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NARRATIVE, DESCRIPTIVE, ARGUMENTATIVE, DIDACTIC,
PATIIETIC, AND HUMOROUS PIECES;
DIALOGUES, ADDRESSES, ORATIONS, SPEECHES. &c
TO IMPROVE THE SCHOLAR IN READING AND SPEAKING; AND
OF PIETY AND VIRTUE.
DESIGNED FOR THE USE OF SCHOOLS AND ACADEMIES
IIIRTY SIXTH EDITION.
BY J. OLNEY, A. M.
A THOR OY " A PRACTICAL SYSTEM OF MODERN GEOGRAPHY AND ATLAS."
NO. 4, COURTLANDT-STREET
DISTRICT OF CONNECTICUT, 89. [L. S.] fourth year of the Independence of the United States of Ainerica, Messrs. Goodwin & Co, of the said District, have deposited in this office the title or a Bock, the right whereof they claim as proprietors, in the words following, to wit:
“ The National Preceptor, or Selections in Prose and Poetry; consisting of narrative, descriptive, argumentative, didactic, pathetic, and numorous pieces : ingether with dialogues, addresses, orations, speeches, &c.; calculated to improve the scholar in reading and speaking, and to impress the minds of youth with sentiments of piety and virtue. Designed for the use of schools and academies. By J. Olney, Author of 'A practical system of modern Geography and Atlas.'"
In conformity to the act of Congress of the United States, entitled, "An act for the encouragement of learning, by securing the copies of Maps, Charts, and Books, to the authors and proprietors. of such copies, during the times therein mentioned."-And also to the act, entitled, “ An act supplementary to an act, entitled, 'An act for the en couragement of learning, by securing the copies of maps, charts, and books, to the au. thors and proprietors of such copies, during the times therein mentioned,' and extend. ing the benefits thereof to the arts of designing, engraving, and etching historical and other prints.”
CHARLES A. INGERSOLL,
Clerk of the District of Connecticut. A true copy of record, examined and sealed by me.
CHARLES A. INGERSOLI, Clerk of the District of Connecticut.
The art of reading well, is a highly valued accomplishment, and in all our schools should be considered of the first importance; it is not only the foundation of good speaking, but it may be termed the basis of a finished education.
Experience has convinced me that it may be easily taught, by beginning with such lessons as are intelligible and interesting to the learner, and making each selection with reference to the natural progress of the mind. Where emotions are excited, there is little need of rules for their expression.
Questions like the following are often asked :—Why do children and youth more frequently fail in good reading, than in any other branch of education? Why do we often hear a youth, whose tones in conversation are varied and agreeable, read in a dull, monotonous manner? Why are there so few good readers in society? We believe a correct answer will be found in the fact that bad habits have been formed by a practice of reading uninteresting if not unintelligible exercises. Let any competent judge examine the books used in teaching this valuable art, and he will see that their compilers have hitherto but little known or regarded the taste, wants and capacities of those for whom they have laboured.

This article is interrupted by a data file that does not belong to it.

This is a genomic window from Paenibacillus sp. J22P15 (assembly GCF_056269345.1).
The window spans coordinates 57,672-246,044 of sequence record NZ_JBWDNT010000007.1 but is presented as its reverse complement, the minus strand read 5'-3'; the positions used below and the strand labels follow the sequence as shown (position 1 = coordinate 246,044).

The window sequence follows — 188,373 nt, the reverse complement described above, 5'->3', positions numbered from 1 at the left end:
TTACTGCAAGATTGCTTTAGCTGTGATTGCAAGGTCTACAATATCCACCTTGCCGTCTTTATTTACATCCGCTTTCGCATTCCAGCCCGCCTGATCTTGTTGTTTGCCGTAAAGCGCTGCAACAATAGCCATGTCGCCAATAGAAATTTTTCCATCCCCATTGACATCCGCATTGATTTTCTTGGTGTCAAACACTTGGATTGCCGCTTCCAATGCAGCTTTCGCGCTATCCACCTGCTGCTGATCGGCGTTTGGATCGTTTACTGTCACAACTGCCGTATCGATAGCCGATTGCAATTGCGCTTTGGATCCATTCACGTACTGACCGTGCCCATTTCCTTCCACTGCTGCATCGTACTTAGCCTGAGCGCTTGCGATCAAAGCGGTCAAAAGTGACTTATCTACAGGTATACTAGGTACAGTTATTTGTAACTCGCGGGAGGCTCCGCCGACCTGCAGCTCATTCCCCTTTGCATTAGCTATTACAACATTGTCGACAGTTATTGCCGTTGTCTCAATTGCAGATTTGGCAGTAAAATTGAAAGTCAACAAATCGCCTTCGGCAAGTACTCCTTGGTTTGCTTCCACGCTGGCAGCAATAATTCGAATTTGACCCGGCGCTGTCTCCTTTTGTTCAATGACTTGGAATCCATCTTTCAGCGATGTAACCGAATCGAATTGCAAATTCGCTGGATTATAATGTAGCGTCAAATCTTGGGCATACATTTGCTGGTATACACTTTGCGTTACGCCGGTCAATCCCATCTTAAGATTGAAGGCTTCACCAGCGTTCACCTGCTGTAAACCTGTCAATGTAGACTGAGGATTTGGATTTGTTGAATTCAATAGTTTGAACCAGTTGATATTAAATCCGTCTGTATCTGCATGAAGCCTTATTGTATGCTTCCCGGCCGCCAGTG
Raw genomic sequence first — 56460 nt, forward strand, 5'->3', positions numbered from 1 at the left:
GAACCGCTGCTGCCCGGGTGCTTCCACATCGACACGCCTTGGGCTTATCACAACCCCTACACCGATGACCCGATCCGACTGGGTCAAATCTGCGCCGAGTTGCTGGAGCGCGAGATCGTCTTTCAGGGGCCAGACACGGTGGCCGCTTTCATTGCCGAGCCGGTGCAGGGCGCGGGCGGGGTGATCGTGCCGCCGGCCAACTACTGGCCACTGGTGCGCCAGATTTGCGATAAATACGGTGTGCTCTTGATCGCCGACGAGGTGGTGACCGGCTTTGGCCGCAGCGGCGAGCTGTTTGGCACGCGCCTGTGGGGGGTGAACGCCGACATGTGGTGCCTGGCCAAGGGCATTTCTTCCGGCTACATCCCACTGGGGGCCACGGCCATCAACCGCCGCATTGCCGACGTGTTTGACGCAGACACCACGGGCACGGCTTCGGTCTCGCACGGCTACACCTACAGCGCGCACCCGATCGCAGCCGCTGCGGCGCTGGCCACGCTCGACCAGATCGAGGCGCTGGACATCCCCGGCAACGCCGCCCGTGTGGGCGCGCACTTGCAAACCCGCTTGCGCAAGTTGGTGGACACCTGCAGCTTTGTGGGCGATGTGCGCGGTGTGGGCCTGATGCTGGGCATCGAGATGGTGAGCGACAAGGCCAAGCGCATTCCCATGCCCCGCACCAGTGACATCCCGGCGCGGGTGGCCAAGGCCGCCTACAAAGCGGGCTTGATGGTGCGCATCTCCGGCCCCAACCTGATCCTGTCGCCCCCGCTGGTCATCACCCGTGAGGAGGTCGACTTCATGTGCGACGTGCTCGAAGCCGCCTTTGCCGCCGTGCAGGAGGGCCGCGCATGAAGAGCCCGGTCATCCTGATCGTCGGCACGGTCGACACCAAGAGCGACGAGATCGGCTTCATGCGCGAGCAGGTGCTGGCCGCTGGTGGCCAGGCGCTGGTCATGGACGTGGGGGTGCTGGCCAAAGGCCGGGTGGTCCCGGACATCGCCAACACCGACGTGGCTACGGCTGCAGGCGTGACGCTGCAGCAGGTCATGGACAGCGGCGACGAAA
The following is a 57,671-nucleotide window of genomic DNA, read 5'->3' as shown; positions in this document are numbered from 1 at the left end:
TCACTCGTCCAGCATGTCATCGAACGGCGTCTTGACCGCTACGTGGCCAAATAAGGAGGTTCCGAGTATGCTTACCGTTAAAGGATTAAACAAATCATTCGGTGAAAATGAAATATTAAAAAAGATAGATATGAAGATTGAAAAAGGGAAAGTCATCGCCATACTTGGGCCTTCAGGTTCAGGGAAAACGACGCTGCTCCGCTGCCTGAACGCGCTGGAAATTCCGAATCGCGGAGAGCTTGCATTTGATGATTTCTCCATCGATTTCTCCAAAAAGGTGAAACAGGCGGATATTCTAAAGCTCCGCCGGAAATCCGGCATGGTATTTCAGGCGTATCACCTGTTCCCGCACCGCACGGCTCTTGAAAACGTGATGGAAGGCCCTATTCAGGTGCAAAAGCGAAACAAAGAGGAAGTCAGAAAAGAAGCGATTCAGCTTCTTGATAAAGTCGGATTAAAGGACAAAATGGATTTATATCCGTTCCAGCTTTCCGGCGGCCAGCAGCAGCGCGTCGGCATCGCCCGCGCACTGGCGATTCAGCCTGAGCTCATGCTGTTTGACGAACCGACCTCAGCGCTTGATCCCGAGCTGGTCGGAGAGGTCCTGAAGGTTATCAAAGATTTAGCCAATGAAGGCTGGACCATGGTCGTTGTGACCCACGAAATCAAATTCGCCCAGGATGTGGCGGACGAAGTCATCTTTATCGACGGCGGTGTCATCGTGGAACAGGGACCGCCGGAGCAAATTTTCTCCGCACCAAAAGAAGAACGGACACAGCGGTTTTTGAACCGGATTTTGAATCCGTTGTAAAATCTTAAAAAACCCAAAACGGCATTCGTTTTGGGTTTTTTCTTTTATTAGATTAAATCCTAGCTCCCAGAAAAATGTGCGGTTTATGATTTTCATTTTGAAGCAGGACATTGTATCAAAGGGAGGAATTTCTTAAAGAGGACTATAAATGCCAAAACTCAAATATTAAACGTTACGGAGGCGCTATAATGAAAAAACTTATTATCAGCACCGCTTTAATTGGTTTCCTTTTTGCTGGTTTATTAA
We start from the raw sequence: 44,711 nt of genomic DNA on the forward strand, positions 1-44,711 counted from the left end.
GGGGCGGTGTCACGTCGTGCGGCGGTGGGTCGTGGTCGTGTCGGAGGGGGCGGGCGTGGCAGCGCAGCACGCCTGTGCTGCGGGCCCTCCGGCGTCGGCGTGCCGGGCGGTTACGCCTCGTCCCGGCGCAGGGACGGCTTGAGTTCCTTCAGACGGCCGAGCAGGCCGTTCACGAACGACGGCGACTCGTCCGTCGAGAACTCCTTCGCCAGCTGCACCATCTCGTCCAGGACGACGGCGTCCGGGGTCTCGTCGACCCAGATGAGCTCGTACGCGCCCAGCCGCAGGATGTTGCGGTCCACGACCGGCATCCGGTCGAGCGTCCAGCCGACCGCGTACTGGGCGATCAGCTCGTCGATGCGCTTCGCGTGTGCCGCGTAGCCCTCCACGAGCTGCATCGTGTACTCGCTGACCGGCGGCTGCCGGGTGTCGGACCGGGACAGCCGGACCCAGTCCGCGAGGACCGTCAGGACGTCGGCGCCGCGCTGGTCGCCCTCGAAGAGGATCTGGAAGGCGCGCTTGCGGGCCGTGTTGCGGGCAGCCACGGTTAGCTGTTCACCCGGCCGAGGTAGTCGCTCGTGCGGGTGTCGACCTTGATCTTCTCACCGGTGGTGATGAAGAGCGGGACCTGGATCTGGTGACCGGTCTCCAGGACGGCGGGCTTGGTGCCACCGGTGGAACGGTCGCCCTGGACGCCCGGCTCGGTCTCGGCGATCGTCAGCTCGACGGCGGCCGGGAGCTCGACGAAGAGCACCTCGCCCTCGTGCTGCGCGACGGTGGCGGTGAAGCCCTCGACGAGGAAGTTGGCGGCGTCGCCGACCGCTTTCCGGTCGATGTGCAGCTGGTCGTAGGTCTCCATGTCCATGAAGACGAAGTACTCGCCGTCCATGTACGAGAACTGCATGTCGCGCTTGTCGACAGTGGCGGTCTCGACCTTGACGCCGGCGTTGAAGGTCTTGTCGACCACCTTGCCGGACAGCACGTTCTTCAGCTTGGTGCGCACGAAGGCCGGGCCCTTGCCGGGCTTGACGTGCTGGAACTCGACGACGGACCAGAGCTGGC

The following work is designed for the middle and higher classes in our Academies and Schools. In preparing it, great care has been taken to select such lessons, as are calculated to give exercise to the various emotions of the mind and the corresponding tones and inflections of the voice. It will be found to contain a greater quantity of interesting and useful matter than any other similar work; and the different selections are so arranged as to give the learner a knowledge of reading the various kinds of style, from the simple narrative to the lofty epic. The compiler flatters himself that the work is such an one as has long been needed; and in the earnest hope that it may be found useful to the young in improving their style of reading, and in exciting them to virtuous action,
Humbly submits it to the candor
J. OLNEY Hartford, April, 1831.
WOR 19 FEB '36
The following extract from the North American Review is inscrted hera for
the benefit of teachers and others interested in the education of youthi.
“It ought to be a leading object in our schools to teach the art of reading. It ought to occupy three-fold more time than it does. The teachers of these schools should labor to improve themselves. They should feel, that to them, for a time, are committed the future orators of the land. We had rather have a child, even of the other sex, return to us from school, a first-rate reader, than a first-rate performer on the piano-forte. We should feel that we had a far better pledge for the intelligence and talent of our child. The accomplishment, in its perfection, would give more pleasure. The voice of song is not sweeter than the voice of eloquence. And there may be eloquent readers, as well as eloquent speakers. We speak of perfection in this art; and it is something, we must say in defence of our preference, which we have never yet seen. Let the same pains be devoted to reading, as are required to form an accomplished performer on an instrument; let us have our phonasci, as the ancients had,—the formers of the voice, the music-masters of the reading voice; let us see years devoted to this accomplishment, and then we shall be prepareu to stand the comparison. It is, indeed, a most intellectual accomplishment. So is music, too, in its perfection. But one recommendation of the art of read. ing is, that it requires a constant exercise of mind. It demands continual and close reflection and thought, and the finest discrimination of thought It involves, in its perfection, the whole art of criticism on language.”